instructions for making proteins that are used to assemble different types of collagen.

Collagens are molecules that give structure and strength to connective tissues throughout the body.
Other genes (ADAMTS2, PLOD1, and TNXB) provide instructions for making proteins that process or interact
with collagen. Mutations that cause the different forms of Ehlers-Danlos syndrome disrupt the structure, production,
or processing of collagen, preventing these molecules from being assembled properly. These defects weaken
connective tissues in the skin, bones, and other parts of the body, resulting in the characteristic features of this condition.
Read more about the ADAMTS2COL1A1COL1A2COL3A1COL5A1COL5A2PLOD1, and TNXBgenes.

How do people inherit Ehlers-Danlos syndrome?

The inheritance pattern of Ehlers-Danlos syndrome varies by type. The arthrochalasia, classic,
hypermobility, and vascular forms of the disorder usually have an autosomal dominant pattern of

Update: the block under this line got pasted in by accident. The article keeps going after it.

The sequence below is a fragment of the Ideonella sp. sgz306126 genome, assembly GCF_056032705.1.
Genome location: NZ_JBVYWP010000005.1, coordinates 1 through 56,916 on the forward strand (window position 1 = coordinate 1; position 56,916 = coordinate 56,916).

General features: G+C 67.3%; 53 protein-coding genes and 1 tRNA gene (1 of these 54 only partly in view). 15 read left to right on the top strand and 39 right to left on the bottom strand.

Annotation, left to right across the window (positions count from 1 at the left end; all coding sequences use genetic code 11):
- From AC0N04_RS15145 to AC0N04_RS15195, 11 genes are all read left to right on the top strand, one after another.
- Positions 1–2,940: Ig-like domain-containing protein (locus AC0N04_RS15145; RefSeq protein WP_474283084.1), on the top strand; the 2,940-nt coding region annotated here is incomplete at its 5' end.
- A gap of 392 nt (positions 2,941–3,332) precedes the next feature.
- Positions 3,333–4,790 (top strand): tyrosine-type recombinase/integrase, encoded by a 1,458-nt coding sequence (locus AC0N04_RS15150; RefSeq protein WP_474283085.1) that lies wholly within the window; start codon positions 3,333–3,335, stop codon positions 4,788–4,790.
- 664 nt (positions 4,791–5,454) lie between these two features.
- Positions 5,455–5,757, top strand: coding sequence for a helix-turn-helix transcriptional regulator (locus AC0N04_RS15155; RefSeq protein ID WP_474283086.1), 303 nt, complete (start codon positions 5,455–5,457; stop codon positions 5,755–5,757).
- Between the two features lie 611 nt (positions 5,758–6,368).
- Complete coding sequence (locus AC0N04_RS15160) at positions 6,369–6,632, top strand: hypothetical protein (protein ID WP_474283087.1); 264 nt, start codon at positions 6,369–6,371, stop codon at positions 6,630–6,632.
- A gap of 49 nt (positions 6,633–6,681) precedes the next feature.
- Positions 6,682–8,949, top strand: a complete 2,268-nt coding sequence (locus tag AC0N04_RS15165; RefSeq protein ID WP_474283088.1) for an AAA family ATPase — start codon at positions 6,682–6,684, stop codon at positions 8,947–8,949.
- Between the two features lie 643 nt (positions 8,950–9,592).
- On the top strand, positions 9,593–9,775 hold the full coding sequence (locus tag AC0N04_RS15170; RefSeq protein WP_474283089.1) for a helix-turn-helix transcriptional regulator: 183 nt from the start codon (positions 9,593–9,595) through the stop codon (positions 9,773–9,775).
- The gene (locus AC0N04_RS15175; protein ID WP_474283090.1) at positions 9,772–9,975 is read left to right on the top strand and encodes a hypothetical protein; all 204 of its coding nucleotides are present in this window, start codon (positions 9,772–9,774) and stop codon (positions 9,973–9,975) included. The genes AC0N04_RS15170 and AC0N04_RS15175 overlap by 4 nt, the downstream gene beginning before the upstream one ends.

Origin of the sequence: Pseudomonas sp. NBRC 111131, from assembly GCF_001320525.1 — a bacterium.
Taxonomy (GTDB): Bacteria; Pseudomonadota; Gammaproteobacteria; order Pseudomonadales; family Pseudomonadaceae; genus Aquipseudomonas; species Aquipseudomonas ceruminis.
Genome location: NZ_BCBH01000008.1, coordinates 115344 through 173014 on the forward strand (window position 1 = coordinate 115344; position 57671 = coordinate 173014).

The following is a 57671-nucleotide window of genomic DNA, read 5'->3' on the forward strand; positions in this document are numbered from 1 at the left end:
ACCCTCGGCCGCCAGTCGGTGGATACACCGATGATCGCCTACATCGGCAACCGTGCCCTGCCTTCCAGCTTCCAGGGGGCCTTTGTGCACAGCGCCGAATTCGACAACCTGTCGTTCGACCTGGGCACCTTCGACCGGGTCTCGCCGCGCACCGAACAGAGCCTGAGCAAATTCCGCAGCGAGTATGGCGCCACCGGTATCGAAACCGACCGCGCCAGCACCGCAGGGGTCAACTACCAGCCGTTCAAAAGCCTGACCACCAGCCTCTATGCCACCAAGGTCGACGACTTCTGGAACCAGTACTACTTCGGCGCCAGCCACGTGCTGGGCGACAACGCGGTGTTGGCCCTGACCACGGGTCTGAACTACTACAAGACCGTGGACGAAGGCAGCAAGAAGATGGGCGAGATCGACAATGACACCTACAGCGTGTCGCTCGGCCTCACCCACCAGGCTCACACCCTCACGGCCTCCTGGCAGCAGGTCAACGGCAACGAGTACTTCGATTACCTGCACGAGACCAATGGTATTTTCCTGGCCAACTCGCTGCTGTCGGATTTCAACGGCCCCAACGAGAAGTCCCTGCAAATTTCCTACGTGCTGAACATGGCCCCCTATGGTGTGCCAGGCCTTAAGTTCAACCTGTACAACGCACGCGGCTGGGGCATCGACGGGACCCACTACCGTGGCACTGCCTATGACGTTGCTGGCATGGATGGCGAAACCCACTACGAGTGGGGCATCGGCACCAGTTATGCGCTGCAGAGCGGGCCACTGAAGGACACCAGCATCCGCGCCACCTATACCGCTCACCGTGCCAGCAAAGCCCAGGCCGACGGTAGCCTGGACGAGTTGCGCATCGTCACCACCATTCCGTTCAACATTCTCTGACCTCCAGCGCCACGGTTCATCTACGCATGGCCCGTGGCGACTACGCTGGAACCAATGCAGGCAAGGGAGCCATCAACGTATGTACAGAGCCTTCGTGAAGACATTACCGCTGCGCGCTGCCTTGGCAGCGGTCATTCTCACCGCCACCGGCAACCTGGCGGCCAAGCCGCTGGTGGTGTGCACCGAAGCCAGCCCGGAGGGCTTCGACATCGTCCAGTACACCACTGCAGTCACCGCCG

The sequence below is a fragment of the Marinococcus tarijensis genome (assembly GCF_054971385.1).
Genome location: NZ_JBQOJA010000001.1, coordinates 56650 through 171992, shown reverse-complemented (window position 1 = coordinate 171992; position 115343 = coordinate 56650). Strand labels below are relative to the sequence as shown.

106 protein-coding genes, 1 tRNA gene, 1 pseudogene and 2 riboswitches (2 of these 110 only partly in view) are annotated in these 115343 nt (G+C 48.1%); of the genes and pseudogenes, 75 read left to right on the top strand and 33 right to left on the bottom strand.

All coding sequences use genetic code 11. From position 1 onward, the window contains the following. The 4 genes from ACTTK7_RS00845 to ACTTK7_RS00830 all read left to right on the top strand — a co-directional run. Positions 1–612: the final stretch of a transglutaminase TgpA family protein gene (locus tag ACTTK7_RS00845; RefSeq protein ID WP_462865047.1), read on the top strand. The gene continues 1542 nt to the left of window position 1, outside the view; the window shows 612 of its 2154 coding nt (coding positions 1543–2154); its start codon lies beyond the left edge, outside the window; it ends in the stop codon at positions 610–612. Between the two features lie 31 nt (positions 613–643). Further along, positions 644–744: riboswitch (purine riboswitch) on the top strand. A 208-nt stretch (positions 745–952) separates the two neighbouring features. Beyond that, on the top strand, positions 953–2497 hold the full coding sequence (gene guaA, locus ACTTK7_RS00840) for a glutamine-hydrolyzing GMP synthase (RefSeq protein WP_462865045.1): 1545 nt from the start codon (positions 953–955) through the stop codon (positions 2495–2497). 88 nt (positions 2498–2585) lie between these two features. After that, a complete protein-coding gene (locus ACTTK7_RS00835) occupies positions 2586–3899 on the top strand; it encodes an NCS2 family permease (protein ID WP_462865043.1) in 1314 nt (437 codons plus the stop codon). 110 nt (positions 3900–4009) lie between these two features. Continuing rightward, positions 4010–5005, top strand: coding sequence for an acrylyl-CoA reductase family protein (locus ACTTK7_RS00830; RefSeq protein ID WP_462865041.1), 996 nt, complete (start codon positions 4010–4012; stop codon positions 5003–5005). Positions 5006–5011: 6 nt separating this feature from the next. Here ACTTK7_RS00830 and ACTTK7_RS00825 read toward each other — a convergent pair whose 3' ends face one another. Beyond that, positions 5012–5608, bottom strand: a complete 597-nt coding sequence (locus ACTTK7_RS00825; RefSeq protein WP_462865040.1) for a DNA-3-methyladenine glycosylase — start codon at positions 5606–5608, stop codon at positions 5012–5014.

inheritance. Autosomal dominant inheritance means that one copy of the altered gene in each cell
is sufficient to cause the disorder. In some cases, an affected person inherits the mutation from one affected
parent. Other cases result from new (sporadic) gene mutations.

These cases occur in people with no history of the disorder in their family.
The dermatosparaxis and kyphoscoliosis types of Ehlers-Danlos syndrome,
and some cases of the classic and hypermobility forms, are inherited in an autosomal recessive pattern.
In autosomal recessive inheritance, two copies of the gene in each cell are altered. Most often,